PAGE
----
On 8-10 June 2017 at Rosario Floriddia‘s Farm, Peccioli, Pisa, Rete Semi Rurali (RSR) celebrated 10 years of activity with three days of study, discussion and celebration of Italy’s rich agricultural biodiversity. 116 different local varieties and populations of durum, turanicum and soft wheat were standing side by side in the field displaying the wealth of diversity held by RSR in their community seed bank “Casa della Semente”. Just beside this living library of sorts, the randomised block trials with 14 soft wheat and 14 durum wheat entries were ready for the participatory evaluation by the 50 delegates who arrived on the first day.
Amongst the many interesting workshops delivered during the event, was Dr Lorenzo Raggi’s (Perugia University) presentation on his team’s research on barley EPs performances in organic and low-input conditions, a work started over 20 years ago. Particularly fascinating the use of molecular markers to monitor trends in the genotypes’ frequencies composing the population overtime. University of Perugia is now marketing Barley EP seed, developed for low-input and organic agriculture.
Rosario Floriddia is no usual farmer: this year his farm celebrated 30 years’ certified organic management. He’s been one of the first cereal growers in Tuscany to realise that local varieties were quickly disappearing, both from farmers fields and gene banks (for lack of funding and resources). In cooperation with prof Stefano Benedettelli of Florence University, he started bulking up these materials and trialling them them in his farm. Today, with a state of the art seed processing facility and mill, he is totally self sufficient for all his cereals seed needs, and processes all of his own grain as well as that of 6 neighbouring organic farms. Rosario is selling most of his flour, pasta, grain and pulses directly from the farm shop and to consumers groups in the region. He doesn’t need to export, or to worry about what price wheat will fetch any year on the commodity market. Investing in quality and wise marketing translated in minimising overheads and maximising profits, generating employment and setting a model which is being studied and replicated in other parts of Italy.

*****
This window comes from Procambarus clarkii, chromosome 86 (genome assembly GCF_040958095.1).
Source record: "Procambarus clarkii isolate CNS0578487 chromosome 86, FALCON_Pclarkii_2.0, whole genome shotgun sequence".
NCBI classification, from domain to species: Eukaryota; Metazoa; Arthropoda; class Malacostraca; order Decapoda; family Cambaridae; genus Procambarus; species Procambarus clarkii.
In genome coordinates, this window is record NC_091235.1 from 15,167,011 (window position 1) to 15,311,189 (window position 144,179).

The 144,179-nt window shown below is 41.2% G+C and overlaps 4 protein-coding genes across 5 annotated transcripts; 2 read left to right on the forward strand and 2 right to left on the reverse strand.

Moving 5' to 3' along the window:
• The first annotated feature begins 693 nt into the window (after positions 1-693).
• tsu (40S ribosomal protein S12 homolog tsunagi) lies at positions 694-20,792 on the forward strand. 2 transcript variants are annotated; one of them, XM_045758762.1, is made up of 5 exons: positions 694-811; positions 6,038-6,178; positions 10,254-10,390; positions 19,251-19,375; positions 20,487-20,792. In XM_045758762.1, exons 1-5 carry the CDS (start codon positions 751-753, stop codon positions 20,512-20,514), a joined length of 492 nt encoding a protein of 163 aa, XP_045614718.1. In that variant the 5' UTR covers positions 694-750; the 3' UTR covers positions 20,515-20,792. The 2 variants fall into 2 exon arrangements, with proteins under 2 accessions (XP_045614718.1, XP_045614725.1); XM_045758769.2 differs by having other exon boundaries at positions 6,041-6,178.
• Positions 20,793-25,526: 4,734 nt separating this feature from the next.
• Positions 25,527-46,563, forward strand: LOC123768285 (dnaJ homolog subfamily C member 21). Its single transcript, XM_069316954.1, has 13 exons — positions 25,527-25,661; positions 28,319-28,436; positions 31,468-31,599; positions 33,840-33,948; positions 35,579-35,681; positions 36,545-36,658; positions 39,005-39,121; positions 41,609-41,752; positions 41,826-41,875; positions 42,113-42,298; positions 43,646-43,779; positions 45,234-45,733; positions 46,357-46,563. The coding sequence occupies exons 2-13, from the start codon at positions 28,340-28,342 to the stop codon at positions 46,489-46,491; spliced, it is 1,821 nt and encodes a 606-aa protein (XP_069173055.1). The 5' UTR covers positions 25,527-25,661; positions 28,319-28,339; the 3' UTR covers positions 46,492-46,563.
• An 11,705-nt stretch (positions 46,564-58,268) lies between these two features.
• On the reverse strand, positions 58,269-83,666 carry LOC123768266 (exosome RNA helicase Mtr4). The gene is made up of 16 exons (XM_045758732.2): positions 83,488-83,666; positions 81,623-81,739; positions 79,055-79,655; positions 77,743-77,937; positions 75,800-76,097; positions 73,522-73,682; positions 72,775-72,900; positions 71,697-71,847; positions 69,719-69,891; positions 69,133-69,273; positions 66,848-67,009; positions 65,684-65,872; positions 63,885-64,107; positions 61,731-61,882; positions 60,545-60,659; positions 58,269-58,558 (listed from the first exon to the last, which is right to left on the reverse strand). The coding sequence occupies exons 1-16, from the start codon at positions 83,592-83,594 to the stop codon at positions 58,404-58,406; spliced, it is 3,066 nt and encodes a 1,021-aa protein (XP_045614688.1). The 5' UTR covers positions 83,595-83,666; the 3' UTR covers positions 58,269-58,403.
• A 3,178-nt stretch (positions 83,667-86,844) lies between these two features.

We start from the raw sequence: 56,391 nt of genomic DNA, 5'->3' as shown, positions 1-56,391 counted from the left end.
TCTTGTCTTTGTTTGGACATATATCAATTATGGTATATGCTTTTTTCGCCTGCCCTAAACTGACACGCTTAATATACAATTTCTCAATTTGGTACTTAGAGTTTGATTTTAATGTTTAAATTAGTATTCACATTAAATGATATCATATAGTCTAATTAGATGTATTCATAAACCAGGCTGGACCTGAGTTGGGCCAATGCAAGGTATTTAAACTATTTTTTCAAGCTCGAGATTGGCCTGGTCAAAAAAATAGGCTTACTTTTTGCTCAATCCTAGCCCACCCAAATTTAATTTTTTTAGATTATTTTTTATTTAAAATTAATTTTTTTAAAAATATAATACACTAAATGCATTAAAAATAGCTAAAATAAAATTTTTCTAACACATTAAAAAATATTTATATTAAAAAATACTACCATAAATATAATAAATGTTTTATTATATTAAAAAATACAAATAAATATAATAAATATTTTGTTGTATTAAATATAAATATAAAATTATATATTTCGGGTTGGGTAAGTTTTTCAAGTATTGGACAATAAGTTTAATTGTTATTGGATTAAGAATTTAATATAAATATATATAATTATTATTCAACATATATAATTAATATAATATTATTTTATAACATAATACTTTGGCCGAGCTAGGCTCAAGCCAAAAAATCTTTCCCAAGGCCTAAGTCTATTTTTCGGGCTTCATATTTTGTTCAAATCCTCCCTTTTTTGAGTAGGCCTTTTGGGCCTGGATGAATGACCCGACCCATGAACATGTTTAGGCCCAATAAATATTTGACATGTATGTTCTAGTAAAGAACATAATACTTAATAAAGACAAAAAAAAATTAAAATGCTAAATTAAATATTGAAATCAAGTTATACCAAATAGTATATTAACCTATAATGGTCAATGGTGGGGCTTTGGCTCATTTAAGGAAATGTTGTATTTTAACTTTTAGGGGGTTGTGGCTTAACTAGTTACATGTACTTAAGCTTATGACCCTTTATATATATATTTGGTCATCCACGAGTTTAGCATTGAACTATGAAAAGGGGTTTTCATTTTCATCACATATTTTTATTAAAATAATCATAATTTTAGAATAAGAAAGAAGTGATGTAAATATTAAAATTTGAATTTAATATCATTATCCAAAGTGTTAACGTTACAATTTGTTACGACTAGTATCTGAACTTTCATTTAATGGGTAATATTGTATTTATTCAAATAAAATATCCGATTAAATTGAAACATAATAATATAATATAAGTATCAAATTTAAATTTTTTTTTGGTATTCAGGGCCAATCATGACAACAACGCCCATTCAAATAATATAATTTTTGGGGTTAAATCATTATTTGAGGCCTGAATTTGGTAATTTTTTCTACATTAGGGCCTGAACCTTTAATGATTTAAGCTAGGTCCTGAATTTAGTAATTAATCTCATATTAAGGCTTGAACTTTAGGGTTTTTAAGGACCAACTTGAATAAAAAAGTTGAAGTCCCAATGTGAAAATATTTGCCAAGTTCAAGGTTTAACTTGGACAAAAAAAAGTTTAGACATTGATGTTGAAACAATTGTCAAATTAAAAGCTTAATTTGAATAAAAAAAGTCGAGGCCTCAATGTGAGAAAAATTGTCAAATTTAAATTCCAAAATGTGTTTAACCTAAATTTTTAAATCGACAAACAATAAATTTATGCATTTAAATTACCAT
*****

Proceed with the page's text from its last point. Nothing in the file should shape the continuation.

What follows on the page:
Evolutionary populations (EP) have always intrigued Rosario and since 2010 he’s been growing SOLIBAM soft and SOLIBAM durum wheat EPs brought from Syria by prof Salvatore Ceccarelli, as well as prof Stefano Benedettelli’s LIFE-Semente Partecipata EVOLDUR durum wheat population.
In 2016 application for marketing of seed of these three populations was filed by RSR on behalf of Floriddia: during the 3 day Let’s Cultivate Diversity event this June, senior officials of Italy’s Ministry of Agriculture agency CREA-DC inspected the seed multiplication fields and granted the requested authorisations. Plant health and seed quality inspection at harvest time will follow, and if successful, the evolutionary populations will be marketed as certified seed.
Inspector Alessandra Sommovigo described her first EP certification experience: “I arrived here having no idea on how to evaluate EPs. During my whole career I was evaluating uniformity, now I need to re-learn how to positively evaluate diversity”. Italian seed certification authorities have proven very open-minded and cooperative, allowing a huge leap forward in a process which could become increasingly important for inter-annual climatic variability caused by global climate change, as this year’s draught in central Italy is subtly reminding us.
Local varieties and Evolutionary Populations featured in Italian news television, in the context of strategies for dealing with the drought which is affecting Italy since last winter.